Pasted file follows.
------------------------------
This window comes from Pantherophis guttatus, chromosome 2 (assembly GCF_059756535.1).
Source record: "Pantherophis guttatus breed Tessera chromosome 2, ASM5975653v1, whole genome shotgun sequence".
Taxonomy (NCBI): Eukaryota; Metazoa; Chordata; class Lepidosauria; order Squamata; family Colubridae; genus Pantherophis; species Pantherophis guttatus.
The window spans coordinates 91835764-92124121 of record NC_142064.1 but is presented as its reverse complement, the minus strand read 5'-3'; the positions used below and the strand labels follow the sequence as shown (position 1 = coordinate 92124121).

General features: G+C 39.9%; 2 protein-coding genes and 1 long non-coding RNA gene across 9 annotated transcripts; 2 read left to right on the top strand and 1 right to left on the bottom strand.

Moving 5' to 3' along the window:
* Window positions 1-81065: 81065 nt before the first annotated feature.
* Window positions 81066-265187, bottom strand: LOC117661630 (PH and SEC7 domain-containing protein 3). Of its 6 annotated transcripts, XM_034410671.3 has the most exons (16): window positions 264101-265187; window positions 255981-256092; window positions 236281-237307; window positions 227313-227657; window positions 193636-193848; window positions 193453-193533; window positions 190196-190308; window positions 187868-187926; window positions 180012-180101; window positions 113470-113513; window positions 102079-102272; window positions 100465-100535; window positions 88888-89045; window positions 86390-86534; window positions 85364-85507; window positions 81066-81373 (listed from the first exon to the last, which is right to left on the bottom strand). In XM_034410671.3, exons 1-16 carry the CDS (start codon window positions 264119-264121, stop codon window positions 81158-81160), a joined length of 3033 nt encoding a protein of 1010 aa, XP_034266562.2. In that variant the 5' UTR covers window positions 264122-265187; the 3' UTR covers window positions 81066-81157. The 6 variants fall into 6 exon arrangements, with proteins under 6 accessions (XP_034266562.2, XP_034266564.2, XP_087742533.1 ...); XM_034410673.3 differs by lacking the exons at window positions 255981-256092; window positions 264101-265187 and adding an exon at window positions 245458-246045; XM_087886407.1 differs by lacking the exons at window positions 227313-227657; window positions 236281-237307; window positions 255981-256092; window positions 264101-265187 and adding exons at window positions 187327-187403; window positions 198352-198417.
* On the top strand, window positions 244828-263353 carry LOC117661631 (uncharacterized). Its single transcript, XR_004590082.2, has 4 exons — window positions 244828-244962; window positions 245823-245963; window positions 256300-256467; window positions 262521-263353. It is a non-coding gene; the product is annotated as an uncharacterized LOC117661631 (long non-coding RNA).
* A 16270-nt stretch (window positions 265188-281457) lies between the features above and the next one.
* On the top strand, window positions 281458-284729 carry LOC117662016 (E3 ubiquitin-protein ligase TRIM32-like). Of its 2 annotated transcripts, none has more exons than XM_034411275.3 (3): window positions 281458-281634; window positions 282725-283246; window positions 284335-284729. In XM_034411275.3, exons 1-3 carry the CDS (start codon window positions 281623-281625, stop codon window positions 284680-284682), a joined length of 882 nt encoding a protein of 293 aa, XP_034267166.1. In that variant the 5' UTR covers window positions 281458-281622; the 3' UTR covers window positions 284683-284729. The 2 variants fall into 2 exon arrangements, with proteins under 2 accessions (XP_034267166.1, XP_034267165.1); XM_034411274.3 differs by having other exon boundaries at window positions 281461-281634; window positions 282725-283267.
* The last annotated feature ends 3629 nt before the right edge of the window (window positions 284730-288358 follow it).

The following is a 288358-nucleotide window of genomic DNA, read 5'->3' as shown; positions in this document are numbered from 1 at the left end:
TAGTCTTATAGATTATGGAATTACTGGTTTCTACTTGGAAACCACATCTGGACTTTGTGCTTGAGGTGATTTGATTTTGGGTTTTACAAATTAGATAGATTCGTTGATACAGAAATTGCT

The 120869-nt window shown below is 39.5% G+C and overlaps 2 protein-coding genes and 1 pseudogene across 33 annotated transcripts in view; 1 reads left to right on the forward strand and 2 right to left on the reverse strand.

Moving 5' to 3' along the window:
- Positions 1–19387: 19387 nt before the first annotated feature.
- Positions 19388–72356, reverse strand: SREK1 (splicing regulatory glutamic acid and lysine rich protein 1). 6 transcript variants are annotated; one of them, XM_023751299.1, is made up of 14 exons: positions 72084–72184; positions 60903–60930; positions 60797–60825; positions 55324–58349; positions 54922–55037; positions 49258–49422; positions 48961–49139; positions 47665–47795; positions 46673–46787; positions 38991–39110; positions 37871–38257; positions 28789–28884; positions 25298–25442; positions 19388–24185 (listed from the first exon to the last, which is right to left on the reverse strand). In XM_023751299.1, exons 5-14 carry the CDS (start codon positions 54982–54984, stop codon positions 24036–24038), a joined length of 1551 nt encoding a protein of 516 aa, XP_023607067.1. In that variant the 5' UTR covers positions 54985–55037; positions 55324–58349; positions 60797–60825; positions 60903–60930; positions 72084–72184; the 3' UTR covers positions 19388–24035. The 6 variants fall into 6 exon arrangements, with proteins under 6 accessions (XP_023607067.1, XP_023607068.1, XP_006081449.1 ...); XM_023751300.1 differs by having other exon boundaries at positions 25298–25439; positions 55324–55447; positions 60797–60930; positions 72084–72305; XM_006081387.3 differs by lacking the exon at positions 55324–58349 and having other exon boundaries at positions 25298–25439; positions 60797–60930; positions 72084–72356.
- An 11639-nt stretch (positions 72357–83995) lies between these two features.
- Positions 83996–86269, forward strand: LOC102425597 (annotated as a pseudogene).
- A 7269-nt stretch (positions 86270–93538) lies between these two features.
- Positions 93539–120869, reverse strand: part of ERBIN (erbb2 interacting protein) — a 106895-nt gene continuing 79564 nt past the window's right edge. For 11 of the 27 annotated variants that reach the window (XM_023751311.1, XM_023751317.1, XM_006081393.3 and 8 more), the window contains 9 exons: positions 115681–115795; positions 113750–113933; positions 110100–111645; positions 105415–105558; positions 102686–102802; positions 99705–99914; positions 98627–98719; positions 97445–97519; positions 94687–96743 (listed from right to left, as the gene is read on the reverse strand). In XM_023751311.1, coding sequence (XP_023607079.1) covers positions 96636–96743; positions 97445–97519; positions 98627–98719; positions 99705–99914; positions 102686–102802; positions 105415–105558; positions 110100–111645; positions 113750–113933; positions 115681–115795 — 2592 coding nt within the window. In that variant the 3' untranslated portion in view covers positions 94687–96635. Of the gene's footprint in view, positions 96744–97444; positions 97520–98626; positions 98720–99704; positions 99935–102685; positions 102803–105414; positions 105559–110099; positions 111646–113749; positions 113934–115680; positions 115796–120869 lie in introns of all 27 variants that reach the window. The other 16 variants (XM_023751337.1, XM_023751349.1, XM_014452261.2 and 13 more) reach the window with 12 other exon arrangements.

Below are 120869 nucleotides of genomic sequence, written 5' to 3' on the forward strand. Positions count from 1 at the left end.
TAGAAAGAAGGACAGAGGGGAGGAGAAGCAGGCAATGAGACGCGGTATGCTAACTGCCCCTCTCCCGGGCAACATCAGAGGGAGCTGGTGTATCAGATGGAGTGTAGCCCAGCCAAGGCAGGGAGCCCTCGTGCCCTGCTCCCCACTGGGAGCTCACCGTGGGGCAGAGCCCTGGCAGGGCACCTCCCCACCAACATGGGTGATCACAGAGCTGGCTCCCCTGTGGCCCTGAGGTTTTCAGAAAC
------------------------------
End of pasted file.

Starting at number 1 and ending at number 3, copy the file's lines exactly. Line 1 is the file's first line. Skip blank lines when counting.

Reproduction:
This window comes from Pantherophis guttatus, chromosome 2 (assembly GCF_059756535.1).
Source record: "Pantherophis guttatus breed Tessera chromosome 2, ASM5975653v1, whole genome shotgun sequence".
Taxonomy (NCBI): Eukaryota; Metazoa; Chordata; class Lepidosauria; order Squamata; family Colubridae; genus Pantherophis; species Pantherophis guttatus.